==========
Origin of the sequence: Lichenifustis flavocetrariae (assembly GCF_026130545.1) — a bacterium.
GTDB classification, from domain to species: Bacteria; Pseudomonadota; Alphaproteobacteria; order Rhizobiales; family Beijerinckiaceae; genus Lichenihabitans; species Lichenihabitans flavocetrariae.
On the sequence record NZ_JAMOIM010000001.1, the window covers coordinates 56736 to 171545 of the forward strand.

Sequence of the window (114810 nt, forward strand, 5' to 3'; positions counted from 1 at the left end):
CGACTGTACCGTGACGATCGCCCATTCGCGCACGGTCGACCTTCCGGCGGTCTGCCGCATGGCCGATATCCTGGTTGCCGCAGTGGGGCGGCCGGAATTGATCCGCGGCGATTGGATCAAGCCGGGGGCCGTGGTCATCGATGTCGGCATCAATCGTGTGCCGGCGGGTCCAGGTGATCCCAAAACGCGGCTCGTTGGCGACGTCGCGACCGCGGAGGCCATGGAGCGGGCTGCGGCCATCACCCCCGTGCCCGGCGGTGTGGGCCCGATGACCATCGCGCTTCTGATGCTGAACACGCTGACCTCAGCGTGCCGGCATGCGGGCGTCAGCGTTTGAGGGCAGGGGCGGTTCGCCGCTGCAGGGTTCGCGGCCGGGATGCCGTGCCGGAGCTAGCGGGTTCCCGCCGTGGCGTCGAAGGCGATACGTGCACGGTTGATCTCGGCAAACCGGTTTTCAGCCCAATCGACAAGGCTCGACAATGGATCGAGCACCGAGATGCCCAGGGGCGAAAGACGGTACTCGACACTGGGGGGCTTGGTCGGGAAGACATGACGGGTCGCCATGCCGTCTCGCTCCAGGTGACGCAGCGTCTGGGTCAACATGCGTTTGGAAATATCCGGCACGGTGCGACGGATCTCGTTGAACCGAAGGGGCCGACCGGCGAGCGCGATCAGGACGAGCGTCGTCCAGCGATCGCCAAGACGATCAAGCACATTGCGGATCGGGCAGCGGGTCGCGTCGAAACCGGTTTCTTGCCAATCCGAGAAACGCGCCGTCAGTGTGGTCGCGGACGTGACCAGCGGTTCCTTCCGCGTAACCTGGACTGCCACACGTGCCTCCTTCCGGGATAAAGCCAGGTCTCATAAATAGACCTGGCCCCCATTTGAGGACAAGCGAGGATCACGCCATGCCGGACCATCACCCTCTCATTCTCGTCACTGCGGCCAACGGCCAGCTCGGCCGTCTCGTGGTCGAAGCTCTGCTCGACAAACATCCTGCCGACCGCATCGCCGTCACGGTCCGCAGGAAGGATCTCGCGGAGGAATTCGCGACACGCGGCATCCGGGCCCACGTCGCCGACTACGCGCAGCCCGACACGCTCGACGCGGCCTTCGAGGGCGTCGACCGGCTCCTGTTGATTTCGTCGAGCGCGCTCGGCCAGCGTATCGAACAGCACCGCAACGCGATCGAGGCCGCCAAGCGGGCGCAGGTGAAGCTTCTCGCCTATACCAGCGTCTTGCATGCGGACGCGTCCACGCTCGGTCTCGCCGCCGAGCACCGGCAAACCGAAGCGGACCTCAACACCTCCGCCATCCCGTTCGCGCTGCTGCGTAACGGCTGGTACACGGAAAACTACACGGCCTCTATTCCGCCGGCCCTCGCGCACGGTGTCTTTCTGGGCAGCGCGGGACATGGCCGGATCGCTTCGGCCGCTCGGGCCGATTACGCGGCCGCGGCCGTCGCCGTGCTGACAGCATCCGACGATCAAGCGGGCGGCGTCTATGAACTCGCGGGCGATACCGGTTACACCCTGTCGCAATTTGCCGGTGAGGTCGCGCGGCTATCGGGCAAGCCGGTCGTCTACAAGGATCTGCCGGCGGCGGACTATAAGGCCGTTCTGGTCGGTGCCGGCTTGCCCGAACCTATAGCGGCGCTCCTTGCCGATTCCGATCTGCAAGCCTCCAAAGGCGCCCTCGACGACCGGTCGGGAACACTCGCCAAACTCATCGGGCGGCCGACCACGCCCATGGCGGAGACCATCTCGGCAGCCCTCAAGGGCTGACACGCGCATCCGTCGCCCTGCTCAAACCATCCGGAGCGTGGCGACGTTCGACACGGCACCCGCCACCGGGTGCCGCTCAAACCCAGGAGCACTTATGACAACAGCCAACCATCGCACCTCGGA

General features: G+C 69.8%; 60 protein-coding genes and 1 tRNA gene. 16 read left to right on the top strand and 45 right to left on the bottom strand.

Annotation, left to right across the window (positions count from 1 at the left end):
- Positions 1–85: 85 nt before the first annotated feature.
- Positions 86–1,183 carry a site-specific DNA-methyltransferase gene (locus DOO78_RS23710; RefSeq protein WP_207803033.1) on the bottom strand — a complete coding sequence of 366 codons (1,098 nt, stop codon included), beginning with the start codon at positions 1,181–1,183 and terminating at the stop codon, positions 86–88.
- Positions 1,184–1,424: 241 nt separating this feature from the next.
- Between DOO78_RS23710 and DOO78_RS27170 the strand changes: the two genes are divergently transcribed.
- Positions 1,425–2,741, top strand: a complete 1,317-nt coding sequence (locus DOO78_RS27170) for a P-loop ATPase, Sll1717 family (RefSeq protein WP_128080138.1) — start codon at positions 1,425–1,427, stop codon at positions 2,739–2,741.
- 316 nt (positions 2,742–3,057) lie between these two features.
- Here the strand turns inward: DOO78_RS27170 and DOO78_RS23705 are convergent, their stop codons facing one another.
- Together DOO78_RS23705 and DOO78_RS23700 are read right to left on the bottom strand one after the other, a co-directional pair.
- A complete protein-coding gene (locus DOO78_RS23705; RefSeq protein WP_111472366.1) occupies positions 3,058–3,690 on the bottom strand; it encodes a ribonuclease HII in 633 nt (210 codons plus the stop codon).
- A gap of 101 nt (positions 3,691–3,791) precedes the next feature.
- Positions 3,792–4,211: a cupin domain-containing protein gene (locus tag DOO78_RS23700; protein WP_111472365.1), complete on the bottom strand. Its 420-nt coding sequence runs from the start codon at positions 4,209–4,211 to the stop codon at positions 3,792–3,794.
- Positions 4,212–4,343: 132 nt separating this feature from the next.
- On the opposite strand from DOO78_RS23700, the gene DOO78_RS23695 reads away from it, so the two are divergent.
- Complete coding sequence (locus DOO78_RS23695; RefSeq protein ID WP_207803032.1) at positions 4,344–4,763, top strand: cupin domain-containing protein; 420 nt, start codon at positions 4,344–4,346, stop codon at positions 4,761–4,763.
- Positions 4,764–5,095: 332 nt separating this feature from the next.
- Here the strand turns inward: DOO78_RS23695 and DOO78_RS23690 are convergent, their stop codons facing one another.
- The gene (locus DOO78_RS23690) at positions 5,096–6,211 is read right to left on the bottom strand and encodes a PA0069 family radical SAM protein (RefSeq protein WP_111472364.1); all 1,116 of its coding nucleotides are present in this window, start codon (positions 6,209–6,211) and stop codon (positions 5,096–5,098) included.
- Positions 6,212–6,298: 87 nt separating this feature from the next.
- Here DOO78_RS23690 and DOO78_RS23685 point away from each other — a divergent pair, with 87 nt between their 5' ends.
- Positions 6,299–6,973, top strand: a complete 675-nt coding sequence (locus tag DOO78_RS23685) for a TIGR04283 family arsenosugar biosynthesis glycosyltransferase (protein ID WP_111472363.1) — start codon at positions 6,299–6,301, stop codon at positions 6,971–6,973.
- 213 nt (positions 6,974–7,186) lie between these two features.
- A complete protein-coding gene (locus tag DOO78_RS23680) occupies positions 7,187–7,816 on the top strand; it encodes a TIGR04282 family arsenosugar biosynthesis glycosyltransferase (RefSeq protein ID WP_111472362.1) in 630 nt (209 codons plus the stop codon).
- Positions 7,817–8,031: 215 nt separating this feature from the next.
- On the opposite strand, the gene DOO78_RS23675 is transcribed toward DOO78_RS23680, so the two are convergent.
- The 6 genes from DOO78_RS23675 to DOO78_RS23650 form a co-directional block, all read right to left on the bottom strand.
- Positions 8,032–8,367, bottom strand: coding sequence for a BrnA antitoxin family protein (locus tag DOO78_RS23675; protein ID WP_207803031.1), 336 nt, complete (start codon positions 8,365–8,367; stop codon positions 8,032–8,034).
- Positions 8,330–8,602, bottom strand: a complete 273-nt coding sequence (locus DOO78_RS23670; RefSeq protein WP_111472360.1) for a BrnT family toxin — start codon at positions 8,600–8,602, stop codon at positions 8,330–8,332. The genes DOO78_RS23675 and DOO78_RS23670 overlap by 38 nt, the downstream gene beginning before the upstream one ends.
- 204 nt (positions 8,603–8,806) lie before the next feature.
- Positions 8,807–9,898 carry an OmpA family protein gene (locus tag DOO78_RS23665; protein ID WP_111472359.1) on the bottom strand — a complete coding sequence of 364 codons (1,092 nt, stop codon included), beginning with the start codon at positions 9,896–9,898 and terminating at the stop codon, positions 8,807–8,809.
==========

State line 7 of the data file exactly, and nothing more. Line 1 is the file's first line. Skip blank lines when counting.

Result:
Annotation, left to right across the window (positions count from 1 at the left end):